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Pilot Justus 95 (M)


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#1 TheDutchGuy

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Posted 06 July 2019 - 19:29

fpn_1562438158__img_20190706_203411_resi

 

Earlier reviews and comparisons on FPN

The Pilot Justus 95 has been extensively reviewed here before, see for example this review or this review. Also, the Justus 95 has been subjected to a comparative test with the Custom 823.

 

The softness control

The unique selling point of this pen is, of course, its "nib softness control" which works by controlling the movement of the tines and thereby the stiffness of the nib. As has been emphasized by many others, the Justus 95 is not a real flex- or semi-flex pen. Instead, for normal everyday writing, it is a pen that offers both a bouncy and a stiffer writing experience. With M nib, the soft, bouncy setting writes a somewhat wider line (verging on Western M) whereas the stiff, rigid setting writes a narrower line (verging on Western F). My personal feeling is that this difference in line width is caused by controlling the flow of the pen, not by the tines moving apart. Neither setting offers line variation when writing in a relaxed way, i.e. with minimal pressure. 'True' line width variation due to the tines moving apart only happens when you press down pretty hard; even then, the pen is no match for a true flex- or semi-flex pen.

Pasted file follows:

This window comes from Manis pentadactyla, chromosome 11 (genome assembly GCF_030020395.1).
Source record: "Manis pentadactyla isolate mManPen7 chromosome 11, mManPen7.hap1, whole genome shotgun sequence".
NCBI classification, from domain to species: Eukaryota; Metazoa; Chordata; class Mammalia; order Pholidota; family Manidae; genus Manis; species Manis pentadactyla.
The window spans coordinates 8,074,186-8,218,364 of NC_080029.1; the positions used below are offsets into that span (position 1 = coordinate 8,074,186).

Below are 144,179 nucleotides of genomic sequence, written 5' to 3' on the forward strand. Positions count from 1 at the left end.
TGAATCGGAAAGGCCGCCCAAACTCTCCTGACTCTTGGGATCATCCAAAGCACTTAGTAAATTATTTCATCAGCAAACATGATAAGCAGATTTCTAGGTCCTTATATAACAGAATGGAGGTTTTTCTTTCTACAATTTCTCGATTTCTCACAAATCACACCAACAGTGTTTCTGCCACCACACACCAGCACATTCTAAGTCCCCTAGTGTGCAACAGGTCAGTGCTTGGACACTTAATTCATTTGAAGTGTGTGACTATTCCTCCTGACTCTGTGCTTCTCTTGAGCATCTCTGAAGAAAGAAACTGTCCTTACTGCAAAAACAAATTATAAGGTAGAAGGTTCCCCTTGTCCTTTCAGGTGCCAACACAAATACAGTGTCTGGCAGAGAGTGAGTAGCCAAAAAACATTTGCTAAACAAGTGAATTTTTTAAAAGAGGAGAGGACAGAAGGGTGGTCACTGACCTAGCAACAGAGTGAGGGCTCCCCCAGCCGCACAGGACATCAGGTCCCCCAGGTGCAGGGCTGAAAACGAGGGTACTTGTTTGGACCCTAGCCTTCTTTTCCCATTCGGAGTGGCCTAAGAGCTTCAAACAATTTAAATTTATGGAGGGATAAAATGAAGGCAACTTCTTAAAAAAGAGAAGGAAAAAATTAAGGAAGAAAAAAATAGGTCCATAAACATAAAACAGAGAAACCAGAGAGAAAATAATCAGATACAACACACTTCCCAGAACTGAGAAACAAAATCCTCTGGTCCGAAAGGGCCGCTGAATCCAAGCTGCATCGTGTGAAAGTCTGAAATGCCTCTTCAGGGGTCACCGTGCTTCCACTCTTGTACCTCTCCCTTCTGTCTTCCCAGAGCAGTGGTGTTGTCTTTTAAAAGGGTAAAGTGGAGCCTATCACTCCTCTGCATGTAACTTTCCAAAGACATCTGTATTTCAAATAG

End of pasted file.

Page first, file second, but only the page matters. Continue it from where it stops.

Still, the softness control is quite intriguing and my hand tells me that it really works. The soft setting is definitely bouncy and feathery. The hard setting is much more rigid, but still noticeably softer than pens with 'nails', such as Sailor (I'm not putting down 'nails', I adore Sailor!). Also in the hard setting, some line variation is possible if you press down.

 

Here are some writing samples, but note that the effect of the softness control is very hard to photograph. My eyes see it clearly on the page, but not so much on a photo of the page.

 

fpn_1562439385__img_20190706_195743_resi

^---The H(ard) setting of the Justus is at the top, the S(oft) setting is 3rd from below. The difference in line width is significant!

 

Feedback

Seen through a hand lens, the nib appears to have a perfectly rounded tip which promises a smooth writing sensation. Guess what? It's got lots of feedback. Not tooth, not scratch, but feedback. The nature of this feedback is much less subtle than the feedback of a good Sailor nib. Out of the box, it feels quite rough and unsophisticated in comparison. A quick examination learned that the larger the writing angle, the smoother the pen writes. The feedback is generated by the lower end of the tip. Easily solved, but might be a put-off for some.